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Civil War Trust

Sesquicentennial Commemoration of the Battle of Bull Run to Include Reenactment - www.civilwar.org

The United States Civil War began in earnest with the attempted Union assault on the Confederate forces at Manassas Junction on July 21, 1861. The battle is known alternately as the Battle of Bull Run – in the North – or the Battle of First Manassas – in the South. Now, 150 years after the outbreak of the bloody war that tore that nearly split United States in half, several states are holding ceremonies and events to commemorate the sesquicentennial of war and specific battles, and Virginia is no exception, planning extensive events to observe the July anniversary.

The first battle of Bull Run came as the Northern public and President Lincoln were anxious for a quick and punishing defeat of the South as part of a march to the Confederate capital at Richmond. Brigadier General Irvin McDowell led roughly 30,000 men to Bull Run, just north of Manassas, where they met and were defeated by a slightly larger force commanded by Brig. Gen. P. G. T. Beauregard. Some 36,000 green troops were engaged in the two-day battle of confused orders that left just under 5,000 casualties.

Sesquicentennial activities in Manassas will center on recreating the battle. They will also include expert speakers on the legacy of the war and the meaning of this anniversary, as well as films, tours, and other living history presentations, but this simulation will be the main focus for many. Prince William County gained permission to use a farm area located next to the protected Manassas National Battlefield for the reenactment, meaning it will come very close to the real thing, with horses, replica weapons firing blanks, and a host of other details usually not possible in reenactments staged on state parks.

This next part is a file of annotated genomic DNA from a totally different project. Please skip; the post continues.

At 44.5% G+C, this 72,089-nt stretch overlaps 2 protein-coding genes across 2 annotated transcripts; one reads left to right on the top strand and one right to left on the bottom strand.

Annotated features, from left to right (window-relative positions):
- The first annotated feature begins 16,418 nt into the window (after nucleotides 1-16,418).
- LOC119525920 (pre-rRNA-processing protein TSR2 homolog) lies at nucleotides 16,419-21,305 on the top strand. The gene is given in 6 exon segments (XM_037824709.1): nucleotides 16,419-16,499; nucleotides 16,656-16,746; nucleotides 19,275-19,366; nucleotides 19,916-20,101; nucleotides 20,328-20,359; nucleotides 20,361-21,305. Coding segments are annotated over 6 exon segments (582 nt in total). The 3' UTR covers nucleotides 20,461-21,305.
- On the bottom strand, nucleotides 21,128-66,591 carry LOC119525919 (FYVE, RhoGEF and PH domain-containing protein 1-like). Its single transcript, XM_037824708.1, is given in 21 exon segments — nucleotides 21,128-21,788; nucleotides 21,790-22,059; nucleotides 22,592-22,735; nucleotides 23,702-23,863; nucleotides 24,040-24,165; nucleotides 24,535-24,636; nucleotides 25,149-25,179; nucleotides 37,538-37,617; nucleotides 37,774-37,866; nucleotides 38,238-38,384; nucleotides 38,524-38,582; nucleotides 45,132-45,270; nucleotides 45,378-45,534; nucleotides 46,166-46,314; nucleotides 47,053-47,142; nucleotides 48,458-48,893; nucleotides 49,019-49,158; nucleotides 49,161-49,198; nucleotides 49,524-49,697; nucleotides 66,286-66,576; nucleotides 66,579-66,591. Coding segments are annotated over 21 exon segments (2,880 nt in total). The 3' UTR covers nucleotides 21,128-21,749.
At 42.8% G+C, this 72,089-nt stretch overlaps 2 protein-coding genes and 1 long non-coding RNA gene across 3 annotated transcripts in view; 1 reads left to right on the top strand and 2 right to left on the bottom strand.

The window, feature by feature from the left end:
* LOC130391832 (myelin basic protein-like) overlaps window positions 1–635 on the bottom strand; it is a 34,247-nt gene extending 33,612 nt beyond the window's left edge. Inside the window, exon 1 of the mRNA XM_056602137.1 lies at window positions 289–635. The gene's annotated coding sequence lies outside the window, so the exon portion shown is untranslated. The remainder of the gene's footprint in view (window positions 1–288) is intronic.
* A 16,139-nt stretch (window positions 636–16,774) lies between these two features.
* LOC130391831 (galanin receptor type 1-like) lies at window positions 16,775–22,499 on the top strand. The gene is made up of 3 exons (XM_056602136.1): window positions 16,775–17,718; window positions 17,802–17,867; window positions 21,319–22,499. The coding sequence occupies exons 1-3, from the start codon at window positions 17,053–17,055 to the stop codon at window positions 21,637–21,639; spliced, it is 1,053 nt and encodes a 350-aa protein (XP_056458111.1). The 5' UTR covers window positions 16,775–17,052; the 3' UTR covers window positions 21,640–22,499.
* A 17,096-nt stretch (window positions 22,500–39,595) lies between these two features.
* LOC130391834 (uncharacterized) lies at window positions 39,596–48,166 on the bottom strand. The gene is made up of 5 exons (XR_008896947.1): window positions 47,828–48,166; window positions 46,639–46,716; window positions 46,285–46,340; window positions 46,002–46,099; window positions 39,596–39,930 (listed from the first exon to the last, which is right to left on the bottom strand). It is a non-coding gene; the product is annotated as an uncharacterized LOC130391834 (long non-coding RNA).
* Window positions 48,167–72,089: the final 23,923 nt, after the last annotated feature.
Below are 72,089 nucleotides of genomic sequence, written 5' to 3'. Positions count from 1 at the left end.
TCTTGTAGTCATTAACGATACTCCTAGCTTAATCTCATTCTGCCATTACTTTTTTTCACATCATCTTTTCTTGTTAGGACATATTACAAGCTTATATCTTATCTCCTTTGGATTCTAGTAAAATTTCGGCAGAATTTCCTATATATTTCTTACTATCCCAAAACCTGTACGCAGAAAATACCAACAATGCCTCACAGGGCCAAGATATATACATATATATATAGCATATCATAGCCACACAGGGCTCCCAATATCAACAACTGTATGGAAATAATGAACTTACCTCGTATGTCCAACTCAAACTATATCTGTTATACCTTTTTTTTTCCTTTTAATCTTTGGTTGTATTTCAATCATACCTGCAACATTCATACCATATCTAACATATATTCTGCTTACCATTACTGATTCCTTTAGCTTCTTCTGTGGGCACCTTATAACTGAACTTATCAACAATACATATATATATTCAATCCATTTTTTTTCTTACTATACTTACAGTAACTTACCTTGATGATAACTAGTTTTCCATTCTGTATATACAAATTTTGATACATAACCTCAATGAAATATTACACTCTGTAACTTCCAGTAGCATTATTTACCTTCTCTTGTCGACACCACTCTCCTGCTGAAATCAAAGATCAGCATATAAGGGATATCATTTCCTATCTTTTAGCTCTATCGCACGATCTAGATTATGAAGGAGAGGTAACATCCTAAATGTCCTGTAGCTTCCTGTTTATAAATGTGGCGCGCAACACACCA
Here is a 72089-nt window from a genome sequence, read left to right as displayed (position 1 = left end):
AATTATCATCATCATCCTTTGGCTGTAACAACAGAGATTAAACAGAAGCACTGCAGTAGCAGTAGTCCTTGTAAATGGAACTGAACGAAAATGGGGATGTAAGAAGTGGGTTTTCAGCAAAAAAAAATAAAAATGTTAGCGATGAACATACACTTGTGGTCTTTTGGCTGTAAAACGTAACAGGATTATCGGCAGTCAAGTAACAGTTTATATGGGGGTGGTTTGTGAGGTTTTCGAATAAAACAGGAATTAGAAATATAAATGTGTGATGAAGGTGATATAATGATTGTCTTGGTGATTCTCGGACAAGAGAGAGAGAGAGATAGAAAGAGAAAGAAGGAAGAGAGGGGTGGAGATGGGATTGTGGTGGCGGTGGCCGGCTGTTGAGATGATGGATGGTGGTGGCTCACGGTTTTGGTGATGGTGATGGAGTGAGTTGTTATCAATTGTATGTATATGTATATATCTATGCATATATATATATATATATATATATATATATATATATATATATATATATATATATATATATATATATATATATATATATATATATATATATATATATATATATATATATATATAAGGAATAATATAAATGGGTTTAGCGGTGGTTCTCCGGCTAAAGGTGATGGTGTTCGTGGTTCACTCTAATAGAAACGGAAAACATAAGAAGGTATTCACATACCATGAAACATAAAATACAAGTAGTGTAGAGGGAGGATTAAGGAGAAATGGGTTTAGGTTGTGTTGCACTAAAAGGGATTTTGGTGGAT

The battle’s reenactment for the Civil War 150th anniversary will feature roughly 14,000 men; organizers expect 50,000 visitors for the month of July – in 1861, many Washington families had taken the short trip south to observe the spectacle that they thought would result in a quick Union victory. As the routed Union troops streamed back to Washington leaving thousands dead on the battlefield, some began to grasp the nature of the war that had started. The events, reenactments, talks, and tours at Manassas will endeavor to bring onlookers to a similar moment of concrete realization about the Civil War and the battle of Bull run.

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